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U.K. Begins Process Toward Legalizing Same-Sex Marriage

by Jason St. Amand
National News Editor
Friday Mar 16, 2012
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In an attempt to legalize same-sex marriage, the U.K. government has launched a 12-week consultation on allowing gay couples to marry, the BBC reported.

The government hopes to legalize same-sex marriage before the next general election in 2015. Since 2005, gay couples from the U.K. have been allowed to enter into civil partnerships, which have similar legal rights as straight marriages.

The Home Office, a government department responsible for immigration control, security and order, proposed to allow gay couples to marry in a register office or other civil ceremony, to convert civil partnerships into marriages and to keep a legal ban on same-sex couples marrying in a religious service.

"We’re not looking at changing religious marriage, even for those that might wish to do it," Lynne Featherstone a liberal Democrat equalities minister said. "I understand the liberal Jews, the Quakers and some Unitarian churches would like it, but that’s not in the sight of this consultation."

The BBC points out that the Labor Party said that the proposals do not go far enough.

"Religious marriages are a matter for each church and denomination, not for the government. But equally, the government should go further than they currently plan," said Yvette Cooper of Shadow Home Security said. "Churches who want to celebrate gay marriage [should have] the chance to do so."

Gay rights activist Peter Tatchell said he is pleased with the government’s proposed ideas on same-sex marriage but is not satisfied, as he believes gay couples should be allowed to marry in religious institutions.

"While we welcome the commitment to legalize same-sex civil marriages, we are unhappy that the government intends to maintain the ban on heterosexual civil partnerships and the ban on religious same-sex marriages, even if faith organizations wish to conduct them. This is not equality. It perpetuates discrimination," he said in a statement. "We are concerned that the Equalities Minister is unwilling to end the ban on heterosexual civil partnerships. True equality means allowing gay couples to have a civil marriage and straight couples to have a civil partnership."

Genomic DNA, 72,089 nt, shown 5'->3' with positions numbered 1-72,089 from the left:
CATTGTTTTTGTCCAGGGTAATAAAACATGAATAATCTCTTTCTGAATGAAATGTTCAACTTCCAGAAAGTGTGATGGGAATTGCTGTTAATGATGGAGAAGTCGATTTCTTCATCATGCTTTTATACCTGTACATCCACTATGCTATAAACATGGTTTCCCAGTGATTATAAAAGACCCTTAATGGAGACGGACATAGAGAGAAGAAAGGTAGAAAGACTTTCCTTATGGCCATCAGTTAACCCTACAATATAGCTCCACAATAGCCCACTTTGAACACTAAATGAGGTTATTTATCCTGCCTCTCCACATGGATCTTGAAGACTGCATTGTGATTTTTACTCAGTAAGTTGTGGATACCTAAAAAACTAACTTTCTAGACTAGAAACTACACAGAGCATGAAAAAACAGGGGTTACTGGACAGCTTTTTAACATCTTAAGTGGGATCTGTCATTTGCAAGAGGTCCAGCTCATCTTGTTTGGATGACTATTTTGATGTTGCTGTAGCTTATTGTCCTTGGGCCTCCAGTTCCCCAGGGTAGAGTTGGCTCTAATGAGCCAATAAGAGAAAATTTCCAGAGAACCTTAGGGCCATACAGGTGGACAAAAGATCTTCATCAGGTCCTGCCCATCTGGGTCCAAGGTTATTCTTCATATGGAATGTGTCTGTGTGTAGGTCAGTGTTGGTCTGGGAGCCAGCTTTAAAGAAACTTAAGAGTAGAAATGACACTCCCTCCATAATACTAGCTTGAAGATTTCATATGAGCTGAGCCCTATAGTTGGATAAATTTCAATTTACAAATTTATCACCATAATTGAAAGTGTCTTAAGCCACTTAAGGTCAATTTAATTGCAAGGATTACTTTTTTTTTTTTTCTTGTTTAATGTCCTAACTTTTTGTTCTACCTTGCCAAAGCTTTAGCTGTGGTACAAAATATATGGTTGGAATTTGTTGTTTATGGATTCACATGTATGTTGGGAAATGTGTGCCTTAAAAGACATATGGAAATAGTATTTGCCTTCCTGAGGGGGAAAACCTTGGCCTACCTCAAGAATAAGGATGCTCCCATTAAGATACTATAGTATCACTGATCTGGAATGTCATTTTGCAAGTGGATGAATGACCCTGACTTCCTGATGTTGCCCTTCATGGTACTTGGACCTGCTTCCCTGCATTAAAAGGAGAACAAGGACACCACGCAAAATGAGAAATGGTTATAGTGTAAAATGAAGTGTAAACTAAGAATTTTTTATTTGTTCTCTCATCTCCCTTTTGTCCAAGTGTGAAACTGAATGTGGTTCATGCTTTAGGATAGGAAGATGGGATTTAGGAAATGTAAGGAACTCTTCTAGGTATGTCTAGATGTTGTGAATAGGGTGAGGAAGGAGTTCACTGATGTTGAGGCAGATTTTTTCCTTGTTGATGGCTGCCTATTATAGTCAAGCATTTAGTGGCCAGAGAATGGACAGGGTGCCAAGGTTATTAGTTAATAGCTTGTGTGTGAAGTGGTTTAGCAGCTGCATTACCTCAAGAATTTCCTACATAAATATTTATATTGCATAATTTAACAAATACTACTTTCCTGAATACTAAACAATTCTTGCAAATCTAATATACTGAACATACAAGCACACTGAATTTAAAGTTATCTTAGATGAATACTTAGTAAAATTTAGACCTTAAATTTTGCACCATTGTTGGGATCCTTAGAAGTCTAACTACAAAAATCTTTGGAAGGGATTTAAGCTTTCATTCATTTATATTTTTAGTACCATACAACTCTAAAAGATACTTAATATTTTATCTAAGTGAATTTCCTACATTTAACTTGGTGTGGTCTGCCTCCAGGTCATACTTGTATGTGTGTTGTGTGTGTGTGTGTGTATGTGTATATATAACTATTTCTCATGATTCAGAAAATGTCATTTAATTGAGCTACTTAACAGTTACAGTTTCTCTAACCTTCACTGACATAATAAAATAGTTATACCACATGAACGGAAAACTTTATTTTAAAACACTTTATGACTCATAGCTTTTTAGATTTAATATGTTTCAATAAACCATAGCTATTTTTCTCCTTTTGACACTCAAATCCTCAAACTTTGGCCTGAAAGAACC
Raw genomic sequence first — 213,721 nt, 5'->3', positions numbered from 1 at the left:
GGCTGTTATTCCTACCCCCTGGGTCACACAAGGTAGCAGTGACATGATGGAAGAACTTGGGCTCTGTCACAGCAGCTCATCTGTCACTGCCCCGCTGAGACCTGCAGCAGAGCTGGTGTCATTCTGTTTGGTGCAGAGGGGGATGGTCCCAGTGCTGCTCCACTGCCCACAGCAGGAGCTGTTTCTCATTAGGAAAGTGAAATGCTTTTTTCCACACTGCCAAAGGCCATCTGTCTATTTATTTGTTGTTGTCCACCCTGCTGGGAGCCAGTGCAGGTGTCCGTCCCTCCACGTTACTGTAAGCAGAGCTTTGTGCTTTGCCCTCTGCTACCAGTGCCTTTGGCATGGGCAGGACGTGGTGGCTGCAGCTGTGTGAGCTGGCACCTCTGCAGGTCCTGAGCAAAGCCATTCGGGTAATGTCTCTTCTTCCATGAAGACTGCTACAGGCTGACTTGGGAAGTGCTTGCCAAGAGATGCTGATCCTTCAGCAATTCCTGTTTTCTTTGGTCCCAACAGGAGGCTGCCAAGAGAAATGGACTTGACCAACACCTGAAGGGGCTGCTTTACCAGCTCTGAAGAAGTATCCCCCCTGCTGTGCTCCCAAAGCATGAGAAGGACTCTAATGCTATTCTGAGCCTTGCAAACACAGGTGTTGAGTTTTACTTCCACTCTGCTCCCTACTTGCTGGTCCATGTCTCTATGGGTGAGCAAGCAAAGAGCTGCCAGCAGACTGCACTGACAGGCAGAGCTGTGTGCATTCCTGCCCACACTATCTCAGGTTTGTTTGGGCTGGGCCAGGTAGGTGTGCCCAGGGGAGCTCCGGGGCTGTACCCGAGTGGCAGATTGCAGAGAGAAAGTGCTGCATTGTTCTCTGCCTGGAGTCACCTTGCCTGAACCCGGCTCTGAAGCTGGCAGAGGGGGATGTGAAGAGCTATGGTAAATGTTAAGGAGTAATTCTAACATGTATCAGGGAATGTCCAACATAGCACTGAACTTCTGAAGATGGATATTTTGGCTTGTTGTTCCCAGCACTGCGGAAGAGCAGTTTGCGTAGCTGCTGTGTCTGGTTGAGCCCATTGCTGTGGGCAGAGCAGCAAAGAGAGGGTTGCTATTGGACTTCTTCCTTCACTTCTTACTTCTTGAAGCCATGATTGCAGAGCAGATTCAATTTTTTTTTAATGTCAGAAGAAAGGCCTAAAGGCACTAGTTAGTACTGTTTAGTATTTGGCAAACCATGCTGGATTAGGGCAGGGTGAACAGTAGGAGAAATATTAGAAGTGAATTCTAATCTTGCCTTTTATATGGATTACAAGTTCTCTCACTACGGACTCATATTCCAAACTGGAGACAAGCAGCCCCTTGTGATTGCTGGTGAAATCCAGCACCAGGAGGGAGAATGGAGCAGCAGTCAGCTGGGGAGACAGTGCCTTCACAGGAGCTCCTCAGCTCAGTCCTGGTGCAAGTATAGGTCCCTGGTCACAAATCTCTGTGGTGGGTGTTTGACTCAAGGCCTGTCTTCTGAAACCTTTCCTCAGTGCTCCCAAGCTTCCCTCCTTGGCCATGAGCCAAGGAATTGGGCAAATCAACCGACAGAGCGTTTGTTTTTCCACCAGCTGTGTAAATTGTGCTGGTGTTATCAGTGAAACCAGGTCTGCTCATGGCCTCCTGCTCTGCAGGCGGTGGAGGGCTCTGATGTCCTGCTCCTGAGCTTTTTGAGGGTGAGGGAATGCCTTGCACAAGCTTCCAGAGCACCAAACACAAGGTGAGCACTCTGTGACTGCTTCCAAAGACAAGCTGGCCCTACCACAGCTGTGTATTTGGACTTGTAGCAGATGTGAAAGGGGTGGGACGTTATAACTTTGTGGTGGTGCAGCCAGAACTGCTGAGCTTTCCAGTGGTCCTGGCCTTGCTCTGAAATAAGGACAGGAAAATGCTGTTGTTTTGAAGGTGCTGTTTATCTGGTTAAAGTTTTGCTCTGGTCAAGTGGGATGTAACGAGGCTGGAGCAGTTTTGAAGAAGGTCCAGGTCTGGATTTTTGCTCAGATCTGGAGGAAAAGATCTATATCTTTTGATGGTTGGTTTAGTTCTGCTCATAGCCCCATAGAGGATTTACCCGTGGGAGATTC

"Under government proposals, gay couples will have two options: a civil marriage or a civil partnership," he added. "Straight couples will only have the option of a civil marriage. Maintaining this discrimination against heterosexual partners is unacceptable. Both civil marriages and civil partnerships should be opened up to all couples, without discrimination based on sexual orientation."

Even though the government is shifting towards legalizing gay marriage, there are a number of citizens and religious leaders who oppose marriage equality. Some opponents feel that the government is not listening to them when they’ve complained about the issue.

"I always thought that a consultation was about listening to people and asking them their views, before making a decision," Colin Hart, campaign director for Coalition for Marriage, told Reuters. "Not only are they redefining the meaning of marriage, they’re redefining the meaning of consultation."

The Church of England strongly opposes gay marriage.

"Arguments that suggest religious marriage is separate and different from civil marriage, and will not be affected by the proposed redefinition, misunderstand the legal nature of marriage in this country," the church said in a statement.

Last weekend, Archbishop Vincent Nicholas, the senior Roman Catholic cleric in England, wrote a letter about the issue, which was read during Mass.

"There would be no recognition of the complementarity of male and female, or that marriage is intended for the procreation and education of children," he said.

The U.K.’s former prime minister, Tony Blair, is a committed Catholic but still supports gay marriage. While in office, he promoted the Civil Partnership Act 2004, which granted civil partnerships to U.K. gay couples and allowed them to have many legal rights straight married couples have. In 2009, Blair criticized the Vatican’s views towards gays.

"Actually, we need an attitude of mind where rethinking and the concept of evolving attitudes becomes part of the discipline with which you approach your religious faith," he said in an interview published in Attitude magazine.

"Look, there are many good and great things the Catholic Church does, and there are many fantastic things this pope stands for," Blair added. "But I think what is interesting is that if you went into any Catholic church, particularly a well-attended one, on any Sunday here and did a poll of the congregation, you’d be surprised at how liberal-minded people were."

The American ice cream company Ben & Jerry’s recently announced their support for gay marriage in the U.K. by renaming their "Oh My Apple Pile" flavor to "Apple-y Ever After," the U.K. website TNT Magazine reported. The ice cream’s new cover depicts a two cartoon grooms atop a wedding cake that’s decorated with rainbow ribbons.

"Social justice is at the core of our values," said a Ben and Jerry’s statement. "Since our humble beginning 34 years ago, Ben & Jerry’s has been an advocate for equal rights. Did you know we were one of the first companies in the US back in 1993 that widened our health & employment benefits umbrella to recognize unmarried domestic partners regardless of their sexual orientation? If you think that Civil Partnership is the same as marriage, think again! Show your support and help convince members of parliament that it’s time to say ’I do’ to same sex marriage!"

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